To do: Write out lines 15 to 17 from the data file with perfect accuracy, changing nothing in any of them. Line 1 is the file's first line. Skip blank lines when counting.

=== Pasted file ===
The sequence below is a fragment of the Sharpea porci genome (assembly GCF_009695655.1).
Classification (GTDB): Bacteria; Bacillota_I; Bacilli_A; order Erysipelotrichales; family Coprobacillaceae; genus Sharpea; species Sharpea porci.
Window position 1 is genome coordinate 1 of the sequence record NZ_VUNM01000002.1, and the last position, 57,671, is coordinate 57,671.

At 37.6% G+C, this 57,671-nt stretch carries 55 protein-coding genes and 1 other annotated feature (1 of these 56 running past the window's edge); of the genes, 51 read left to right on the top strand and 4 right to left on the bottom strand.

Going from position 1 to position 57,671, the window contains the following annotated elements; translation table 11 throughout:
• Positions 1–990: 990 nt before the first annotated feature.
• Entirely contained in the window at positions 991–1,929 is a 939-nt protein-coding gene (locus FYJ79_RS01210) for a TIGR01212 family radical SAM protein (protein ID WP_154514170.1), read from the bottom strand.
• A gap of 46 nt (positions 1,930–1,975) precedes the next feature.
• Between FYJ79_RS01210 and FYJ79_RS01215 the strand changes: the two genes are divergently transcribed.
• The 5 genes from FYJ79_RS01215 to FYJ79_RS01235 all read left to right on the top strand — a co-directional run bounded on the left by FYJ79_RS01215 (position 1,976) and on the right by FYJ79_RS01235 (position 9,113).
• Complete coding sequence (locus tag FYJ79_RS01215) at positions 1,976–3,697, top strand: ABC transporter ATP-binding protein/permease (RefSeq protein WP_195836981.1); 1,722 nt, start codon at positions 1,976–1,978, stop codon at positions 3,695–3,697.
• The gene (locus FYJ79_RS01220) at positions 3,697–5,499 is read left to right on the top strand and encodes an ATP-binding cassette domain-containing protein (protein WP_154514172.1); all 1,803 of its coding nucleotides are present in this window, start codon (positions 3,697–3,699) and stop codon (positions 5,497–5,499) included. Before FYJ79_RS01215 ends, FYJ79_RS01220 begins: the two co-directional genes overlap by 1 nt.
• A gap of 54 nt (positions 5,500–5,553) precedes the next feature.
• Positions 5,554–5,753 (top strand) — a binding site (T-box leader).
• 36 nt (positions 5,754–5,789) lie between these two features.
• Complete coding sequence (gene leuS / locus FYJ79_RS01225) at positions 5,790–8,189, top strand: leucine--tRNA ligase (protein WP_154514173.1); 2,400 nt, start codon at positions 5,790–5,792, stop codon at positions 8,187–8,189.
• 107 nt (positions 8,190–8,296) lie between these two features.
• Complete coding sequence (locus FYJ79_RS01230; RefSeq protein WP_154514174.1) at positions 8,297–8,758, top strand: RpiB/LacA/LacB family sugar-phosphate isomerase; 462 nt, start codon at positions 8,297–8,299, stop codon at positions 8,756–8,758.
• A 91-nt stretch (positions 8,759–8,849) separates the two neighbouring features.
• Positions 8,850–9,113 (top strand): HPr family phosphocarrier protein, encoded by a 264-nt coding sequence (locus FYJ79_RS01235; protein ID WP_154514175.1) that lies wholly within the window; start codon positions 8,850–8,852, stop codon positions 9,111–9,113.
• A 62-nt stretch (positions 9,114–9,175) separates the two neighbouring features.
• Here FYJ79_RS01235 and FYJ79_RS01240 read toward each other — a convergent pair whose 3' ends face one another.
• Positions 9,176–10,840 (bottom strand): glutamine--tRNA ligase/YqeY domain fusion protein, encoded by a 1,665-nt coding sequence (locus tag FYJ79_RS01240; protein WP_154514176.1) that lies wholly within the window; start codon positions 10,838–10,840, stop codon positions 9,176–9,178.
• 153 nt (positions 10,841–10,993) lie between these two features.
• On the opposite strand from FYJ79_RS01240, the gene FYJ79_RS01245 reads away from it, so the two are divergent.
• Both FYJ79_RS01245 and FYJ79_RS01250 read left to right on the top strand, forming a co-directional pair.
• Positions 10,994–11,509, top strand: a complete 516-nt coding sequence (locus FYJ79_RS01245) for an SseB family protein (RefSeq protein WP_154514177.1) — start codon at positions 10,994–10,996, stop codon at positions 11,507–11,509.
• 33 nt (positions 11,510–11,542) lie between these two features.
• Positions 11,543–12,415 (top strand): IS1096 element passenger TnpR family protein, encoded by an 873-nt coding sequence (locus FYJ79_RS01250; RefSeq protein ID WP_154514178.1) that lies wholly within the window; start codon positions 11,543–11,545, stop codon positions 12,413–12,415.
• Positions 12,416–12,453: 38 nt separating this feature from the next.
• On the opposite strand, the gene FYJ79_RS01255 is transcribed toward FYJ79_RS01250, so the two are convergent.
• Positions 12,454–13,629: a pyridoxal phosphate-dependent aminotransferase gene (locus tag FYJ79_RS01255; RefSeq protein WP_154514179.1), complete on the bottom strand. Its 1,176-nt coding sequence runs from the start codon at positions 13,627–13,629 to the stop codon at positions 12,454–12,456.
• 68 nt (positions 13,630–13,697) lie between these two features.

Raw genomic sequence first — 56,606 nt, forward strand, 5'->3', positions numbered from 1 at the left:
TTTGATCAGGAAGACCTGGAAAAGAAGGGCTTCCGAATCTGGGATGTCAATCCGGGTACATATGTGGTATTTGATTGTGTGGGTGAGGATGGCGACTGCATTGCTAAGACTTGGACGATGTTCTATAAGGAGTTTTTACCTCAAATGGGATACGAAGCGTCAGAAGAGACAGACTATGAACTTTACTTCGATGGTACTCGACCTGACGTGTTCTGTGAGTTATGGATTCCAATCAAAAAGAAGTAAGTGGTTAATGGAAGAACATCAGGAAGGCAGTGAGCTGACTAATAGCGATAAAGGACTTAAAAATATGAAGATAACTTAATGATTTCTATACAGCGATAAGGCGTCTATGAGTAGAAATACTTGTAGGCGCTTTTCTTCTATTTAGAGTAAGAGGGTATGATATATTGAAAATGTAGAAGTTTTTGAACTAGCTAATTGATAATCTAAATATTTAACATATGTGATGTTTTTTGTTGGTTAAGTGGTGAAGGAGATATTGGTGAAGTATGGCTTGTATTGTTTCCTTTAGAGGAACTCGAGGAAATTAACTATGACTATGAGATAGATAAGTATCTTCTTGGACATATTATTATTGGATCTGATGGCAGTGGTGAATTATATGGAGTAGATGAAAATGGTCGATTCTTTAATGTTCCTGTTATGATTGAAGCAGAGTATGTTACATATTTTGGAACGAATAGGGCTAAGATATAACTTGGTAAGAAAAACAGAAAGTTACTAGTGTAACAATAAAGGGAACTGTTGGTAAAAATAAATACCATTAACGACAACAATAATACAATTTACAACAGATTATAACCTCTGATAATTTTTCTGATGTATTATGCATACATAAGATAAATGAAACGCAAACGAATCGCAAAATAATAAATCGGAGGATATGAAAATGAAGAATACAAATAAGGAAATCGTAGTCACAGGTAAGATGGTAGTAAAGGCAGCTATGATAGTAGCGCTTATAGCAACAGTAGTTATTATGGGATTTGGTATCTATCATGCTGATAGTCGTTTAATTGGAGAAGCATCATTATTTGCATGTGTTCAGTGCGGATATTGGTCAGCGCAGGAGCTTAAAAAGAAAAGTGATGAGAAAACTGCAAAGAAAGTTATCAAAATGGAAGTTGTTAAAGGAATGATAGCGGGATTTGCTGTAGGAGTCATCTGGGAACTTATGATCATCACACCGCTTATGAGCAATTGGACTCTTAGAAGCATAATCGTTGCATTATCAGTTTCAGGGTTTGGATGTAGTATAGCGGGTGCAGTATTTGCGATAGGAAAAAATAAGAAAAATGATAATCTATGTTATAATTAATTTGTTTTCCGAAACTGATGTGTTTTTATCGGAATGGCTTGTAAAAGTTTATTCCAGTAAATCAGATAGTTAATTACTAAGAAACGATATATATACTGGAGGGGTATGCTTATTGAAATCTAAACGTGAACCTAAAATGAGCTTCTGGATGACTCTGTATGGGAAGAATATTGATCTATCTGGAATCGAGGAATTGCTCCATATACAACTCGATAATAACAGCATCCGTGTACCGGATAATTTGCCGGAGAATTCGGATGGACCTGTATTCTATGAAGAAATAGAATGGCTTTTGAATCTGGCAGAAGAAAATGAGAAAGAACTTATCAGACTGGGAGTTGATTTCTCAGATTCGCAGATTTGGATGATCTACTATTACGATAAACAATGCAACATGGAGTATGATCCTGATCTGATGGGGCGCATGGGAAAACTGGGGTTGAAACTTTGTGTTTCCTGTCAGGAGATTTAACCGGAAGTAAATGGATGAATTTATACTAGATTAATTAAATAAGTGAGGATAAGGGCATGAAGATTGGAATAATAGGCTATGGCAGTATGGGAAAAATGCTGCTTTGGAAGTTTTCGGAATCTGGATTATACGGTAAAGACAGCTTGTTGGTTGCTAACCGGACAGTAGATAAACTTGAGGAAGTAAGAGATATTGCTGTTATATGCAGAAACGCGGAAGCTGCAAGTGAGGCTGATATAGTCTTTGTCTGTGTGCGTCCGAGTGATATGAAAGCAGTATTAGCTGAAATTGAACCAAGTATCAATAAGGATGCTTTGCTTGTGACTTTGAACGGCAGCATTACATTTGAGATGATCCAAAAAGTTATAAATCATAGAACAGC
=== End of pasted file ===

• 36 nt (positions 5,754–5,789) lie between these two features.
• Complete coding sequence (gene leuS / locus FYJ79_RS01225) at positions 5,790–8,189, top strand: leucine--tRNA ligase (protein WP_154514173.1); 2,400 nt, start codon at positions 5,790–5,792, stop codon at positions 8,187–8,189.
• 107 nt (positions 8,190–8,296) lie between these two features.